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Featured News Taping Recap

Taping recap: The Weather Station

We’ve always celebrated songs and songwriting here at Austin City Limits. So we’re always happy to host a songsmith as special as Tamara Lindeman, AKA The Weather Station. The Toronto musician has long impressed critics and audiences not only with her thoughtful, soulful songcraft, but also with her willingness to push her artistry beyond anyone’s expectations, including her own. Her latest album How Is It I Should Look At the Stars denotes a musical shift from last year’s much-acclaimed Ignorance, which itself changed course from 2017’s self-titled breakthrough. She and her five-piece band brought that breadth and depth to the Moody Theater stage for her debut ACL performance.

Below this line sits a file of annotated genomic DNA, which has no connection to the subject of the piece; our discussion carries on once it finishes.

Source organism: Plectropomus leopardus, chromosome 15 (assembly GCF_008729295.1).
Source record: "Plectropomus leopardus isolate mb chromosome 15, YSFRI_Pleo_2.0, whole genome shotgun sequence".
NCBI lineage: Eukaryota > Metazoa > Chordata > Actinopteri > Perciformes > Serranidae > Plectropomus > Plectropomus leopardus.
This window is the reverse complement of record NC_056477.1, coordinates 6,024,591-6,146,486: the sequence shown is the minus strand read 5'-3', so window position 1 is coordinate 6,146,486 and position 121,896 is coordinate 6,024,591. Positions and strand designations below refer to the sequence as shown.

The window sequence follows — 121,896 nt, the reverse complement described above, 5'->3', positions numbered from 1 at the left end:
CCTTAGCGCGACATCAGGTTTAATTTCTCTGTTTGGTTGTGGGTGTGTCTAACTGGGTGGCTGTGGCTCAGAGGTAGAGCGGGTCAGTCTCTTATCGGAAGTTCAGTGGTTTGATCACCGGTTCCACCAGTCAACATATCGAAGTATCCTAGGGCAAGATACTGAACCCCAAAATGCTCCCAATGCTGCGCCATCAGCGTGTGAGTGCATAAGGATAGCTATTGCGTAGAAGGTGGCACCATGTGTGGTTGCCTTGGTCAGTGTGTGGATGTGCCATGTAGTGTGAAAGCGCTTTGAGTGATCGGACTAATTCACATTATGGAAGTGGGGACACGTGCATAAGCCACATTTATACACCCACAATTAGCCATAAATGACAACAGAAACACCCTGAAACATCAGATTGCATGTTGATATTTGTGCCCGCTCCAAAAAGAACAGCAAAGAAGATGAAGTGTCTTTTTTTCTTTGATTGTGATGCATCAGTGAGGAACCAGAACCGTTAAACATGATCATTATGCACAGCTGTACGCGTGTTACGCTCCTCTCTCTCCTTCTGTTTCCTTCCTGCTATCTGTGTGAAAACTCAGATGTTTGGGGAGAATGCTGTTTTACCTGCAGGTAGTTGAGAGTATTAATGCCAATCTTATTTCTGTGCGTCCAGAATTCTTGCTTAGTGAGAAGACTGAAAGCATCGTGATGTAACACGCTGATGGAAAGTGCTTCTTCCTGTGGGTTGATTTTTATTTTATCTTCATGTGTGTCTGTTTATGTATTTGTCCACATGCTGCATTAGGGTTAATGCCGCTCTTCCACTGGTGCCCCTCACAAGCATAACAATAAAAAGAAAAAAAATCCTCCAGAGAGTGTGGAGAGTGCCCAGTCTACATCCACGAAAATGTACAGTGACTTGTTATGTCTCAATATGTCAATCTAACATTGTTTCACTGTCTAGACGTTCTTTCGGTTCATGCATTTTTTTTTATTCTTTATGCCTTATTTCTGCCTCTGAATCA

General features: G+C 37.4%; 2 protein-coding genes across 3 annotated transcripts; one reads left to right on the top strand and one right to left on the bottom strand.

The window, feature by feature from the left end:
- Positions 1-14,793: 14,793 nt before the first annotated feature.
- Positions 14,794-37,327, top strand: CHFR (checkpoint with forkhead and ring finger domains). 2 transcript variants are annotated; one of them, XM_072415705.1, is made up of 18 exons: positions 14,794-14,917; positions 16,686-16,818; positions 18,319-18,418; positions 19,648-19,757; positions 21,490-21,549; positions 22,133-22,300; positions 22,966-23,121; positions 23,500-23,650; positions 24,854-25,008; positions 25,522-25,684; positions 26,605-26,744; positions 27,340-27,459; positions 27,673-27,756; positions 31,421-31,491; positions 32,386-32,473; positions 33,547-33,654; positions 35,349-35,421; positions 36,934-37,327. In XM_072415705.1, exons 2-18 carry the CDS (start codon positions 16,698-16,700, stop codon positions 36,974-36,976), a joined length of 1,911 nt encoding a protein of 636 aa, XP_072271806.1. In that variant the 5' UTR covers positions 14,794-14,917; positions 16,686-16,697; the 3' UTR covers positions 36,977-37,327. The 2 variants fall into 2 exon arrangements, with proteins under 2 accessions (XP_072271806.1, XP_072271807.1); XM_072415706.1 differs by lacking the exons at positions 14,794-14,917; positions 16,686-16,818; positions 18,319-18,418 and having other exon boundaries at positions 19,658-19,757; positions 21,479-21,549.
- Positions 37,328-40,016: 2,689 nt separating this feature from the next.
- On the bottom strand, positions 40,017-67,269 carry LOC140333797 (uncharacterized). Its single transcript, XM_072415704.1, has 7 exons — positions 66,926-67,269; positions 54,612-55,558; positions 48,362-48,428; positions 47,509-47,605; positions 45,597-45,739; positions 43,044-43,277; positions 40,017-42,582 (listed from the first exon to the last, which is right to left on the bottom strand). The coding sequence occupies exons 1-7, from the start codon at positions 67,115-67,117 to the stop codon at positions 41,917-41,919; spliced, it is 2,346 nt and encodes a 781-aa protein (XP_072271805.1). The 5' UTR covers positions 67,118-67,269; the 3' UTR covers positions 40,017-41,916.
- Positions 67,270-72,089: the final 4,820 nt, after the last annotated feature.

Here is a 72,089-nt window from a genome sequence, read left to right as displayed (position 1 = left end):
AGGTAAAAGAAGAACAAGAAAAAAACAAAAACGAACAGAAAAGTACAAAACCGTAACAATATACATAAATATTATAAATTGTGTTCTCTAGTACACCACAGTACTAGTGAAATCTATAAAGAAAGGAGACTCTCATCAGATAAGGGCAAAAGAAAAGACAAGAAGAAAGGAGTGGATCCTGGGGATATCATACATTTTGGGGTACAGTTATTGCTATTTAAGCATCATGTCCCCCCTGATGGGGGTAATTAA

With a percolating drum groove, a kneeling Lindeman and the band began the set with “Wear,” a silky midtempo soul-pop tune from Ignorance. The tempo and urgency increased with “Loss,” an emotionally charged rock song that perfectly showcased the band’s distinctive sound: guitar, keys, bass and drums, enhanced by contributions from Karen Ng on clarinet and alto sax. “It’s such an honor,” Lindeman noted. “I’m overwhelmed.” Then “Separated,” a song about the futility of internet arguments, added some carefully doled drama to the performance, with a false ending and some well-placed clave clicks. Lindeman then picked up her guitar to revisit the self-titled record for the gorgeous and rocking “You and I (On the Other Side of the World),” before the band reached even further back for the soulful folk rock of “Way It Is, Way It Could,” from 2015’s Loyalty. She dipped into the latest record for “Stars,” a sparse, heartfelt ballad that sounded as if it could just as easily have come from the Great American Songbook as from the world of Canadian indie rock.